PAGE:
Failed finance company's director tells court she can stick to just half her house if it's too big for home detention.
The $6.8 million Remuera mansion where former finance company director Ann Butler is serving home detention is so big that probation staff were unsure if the whole house could be electronically monitored.
According to court documents, Butler said if this was the case, she would stay on only one side of the four-bedroom home, which has a theatre, a wine cellar, a library and a 15-metre pool.
Butler, a former director of Dominion Finance and North South Finance, pleaded guilty in May to misleading investors, who were owed more than $200 million when the companies collapsed.
The 64-year-old was sentenced in June to nine months' home detention, 80 hours' community work and told to pay $300,000 in reparation.
The Remuera property where Butler is serving that sentence has a capital value of $6.8 million, according to property valuation firm QV.
QV says the property is owned by Makuri Saunders Trustee Ltd, of which Companies Office records show Butler is the sole shareholder.
The mansion has a floor area of 487sq m. The average size of a New Zealand house in 2011, based on floor area, was 149sq m.
A person on home detention is electronically tracked by an ankle bracelet and a unit installed at his or her property. If the person leaves the detention address without the approval of their probation officer, an alert is triggered and a security guard is sent to the location.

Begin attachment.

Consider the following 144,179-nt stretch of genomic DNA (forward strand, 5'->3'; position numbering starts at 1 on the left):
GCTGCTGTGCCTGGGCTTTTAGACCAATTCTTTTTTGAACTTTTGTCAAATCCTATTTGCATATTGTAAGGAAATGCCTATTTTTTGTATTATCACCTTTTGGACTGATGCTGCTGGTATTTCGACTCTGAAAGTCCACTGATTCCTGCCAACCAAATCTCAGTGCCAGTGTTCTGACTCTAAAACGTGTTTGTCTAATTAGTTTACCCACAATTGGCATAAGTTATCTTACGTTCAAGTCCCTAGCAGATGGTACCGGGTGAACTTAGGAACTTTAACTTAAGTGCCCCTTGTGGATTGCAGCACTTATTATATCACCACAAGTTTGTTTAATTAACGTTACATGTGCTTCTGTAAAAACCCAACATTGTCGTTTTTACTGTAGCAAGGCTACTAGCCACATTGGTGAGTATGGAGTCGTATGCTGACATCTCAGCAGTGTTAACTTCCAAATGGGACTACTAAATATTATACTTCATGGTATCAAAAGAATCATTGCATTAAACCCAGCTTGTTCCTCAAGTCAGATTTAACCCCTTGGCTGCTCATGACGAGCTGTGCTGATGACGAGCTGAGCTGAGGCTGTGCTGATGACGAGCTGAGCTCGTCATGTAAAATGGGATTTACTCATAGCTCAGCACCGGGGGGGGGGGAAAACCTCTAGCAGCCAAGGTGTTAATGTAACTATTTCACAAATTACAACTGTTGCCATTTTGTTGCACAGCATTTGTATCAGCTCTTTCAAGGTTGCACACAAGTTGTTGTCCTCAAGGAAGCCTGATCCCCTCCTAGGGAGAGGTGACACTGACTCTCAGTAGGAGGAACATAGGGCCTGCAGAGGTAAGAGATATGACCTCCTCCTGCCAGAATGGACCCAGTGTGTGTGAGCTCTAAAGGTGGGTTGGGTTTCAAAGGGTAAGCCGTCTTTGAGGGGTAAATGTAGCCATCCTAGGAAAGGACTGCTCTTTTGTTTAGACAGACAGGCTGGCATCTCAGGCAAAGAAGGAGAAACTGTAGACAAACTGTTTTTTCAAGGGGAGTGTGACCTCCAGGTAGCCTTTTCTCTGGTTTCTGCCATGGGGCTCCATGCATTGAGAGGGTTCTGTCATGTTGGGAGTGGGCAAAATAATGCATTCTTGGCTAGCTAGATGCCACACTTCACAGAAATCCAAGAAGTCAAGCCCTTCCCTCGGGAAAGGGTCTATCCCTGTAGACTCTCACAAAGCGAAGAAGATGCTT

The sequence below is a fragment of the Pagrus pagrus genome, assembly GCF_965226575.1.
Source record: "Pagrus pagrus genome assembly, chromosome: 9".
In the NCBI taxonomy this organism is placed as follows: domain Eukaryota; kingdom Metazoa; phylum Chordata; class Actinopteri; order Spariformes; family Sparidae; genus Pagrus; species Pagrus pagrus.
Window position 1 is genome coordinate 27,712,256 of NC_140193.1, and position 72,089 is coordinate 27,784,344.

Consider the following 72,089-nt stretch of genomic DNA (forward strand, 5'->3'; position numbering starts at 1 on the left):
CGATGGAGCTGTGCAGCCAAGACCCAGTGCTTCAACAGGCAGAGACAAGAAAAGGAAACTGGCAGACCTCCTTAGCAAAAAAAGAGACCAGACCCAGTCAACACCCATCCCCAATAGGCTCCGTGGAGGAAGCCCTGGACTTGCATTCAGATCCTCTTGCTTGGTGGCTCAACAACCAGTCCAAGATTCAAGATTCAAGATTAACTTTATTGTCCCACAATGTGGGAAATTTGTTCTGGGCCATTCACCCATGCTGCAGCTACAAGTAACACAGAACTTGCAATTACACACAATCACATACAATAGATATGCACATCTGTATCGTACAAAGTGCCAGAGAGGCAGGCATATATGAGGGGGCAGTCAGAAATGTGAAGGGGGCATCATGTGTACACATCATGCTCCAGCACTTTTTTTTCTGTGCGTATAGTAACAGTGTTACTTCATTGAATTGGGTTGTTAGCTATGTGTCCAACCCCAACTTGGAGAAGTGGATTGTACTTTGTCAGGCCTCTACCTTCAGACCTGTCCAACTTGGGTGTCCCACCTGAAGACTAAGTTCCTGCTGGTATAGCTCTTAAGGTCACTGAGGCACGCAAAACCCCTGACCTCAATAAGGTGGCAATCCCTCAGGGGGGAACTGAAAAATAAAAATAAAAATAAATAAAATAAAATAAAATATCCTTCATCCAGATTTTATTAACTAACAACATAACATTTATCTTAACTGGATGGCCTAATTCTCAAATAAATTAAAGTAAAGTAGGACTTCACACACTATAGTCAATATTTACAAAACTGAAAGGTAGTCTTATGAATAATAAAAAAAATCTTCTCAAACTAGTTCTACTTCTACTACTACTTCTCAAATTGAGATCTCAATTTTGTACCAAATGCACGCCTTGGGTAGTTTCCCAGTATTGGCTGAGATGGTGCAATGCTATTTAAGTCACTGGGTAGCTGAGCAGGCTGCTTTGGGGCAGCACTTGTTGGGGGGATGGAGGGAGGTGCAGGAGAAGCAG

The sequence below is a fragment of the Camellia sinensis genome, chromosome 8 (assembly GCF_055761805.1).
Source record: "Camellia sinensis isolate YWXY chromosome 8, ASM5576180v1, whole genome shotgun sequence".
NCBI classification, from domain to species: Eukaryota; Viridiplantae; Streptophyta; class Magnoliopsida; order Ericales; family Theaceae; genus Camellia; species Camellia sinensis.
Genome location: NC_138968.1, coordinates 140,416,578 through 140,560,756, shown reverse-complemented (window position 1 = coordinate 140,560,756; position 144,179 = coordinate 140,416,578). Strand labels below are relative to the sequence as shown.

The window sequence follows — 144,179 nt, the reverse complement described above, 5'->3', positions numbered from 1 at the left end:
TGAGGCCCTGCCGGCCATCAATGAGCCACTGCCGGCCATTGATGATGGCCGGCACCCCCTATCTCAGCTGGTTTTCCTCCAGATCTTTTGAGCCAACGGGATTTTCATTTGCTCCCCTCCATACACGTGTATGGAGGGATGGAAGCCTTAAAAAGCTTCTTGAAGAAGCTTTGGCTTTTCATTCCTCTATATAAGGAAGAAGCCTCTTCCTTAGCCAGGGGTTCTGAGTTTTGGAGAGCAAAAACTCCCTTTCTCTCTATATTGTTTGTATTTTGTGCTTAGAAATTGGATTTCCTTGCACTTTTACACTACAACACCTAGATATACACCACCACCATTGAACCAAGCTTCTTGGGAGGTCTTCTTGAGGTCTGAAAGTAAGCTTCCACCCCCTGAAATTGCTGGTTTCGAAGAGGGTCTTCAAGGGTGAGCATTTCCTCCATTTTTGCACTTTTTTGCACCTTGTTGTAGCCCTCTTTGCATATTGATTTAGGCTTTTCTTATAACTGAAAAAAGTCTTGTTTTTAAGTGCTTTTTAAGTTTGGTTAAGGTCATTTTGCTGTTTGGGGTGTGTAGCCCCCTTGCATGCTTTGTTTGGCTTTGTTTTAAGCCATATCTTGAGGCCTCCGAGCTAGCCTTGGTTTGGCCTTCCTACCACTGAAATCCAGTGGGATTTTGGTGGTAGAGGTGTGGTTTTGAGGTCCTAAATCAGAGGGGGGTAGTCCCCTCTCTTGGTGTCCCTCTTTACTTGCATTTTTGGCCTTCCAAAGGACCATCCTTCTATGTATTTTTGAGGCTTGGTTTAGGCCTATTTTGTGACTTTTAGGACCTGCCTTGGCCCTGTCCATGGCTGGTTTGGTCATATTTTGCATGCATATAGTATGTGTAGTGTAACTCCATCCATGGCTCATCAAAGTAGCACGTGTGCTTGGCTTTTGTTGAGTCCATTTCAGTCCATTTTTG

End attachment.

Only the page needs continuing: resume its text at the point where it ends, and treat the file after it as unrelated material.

Before Butler appeared in the High Court at Auckland for sentencing, her house was assessed for its suitability for home detention by the Department of Corrections.
The department's subsequent report said that overall, the address was appropriate for electronic monitoring. But the report, which a High Court judge gave the Herald access to this week, also noted:
"Given the large size of her house, electronic monitoring may not be able to cover the whole house. Ms Butler stated that should this be the case, she would be able to stay on one side of the house."
When Corrections was contacted yesterday about whether this was necessary, a spokeswoman said the department could not discuss individual offenders' cases
Butler did not want to speak to the Herald last night.
Housing problems for the finance companies' investors were of a different kind. In a statement filed with the court, an 86-year-old investor said he had planned to use the $100,000 he had with Dominion Finance to finance his move into a smaller home.
"I had planned to sell my home and move into a newer, smaller property with less maintenance. I needed the money I had invested with Dominion Finance Group to help fund the difference between what I sold my house for and the cost of the new house. That plan is now on hold," the investor said.
The man, who had invested with Dominion since the 1970s, said he had had to "tighten his belt" since its collapse and buy only necessities.
Dominion Finance receivers estimate investors will recover between 10c and 25c in the dollar, while North South investors are expected to get back between 65c and 70c in the dollar.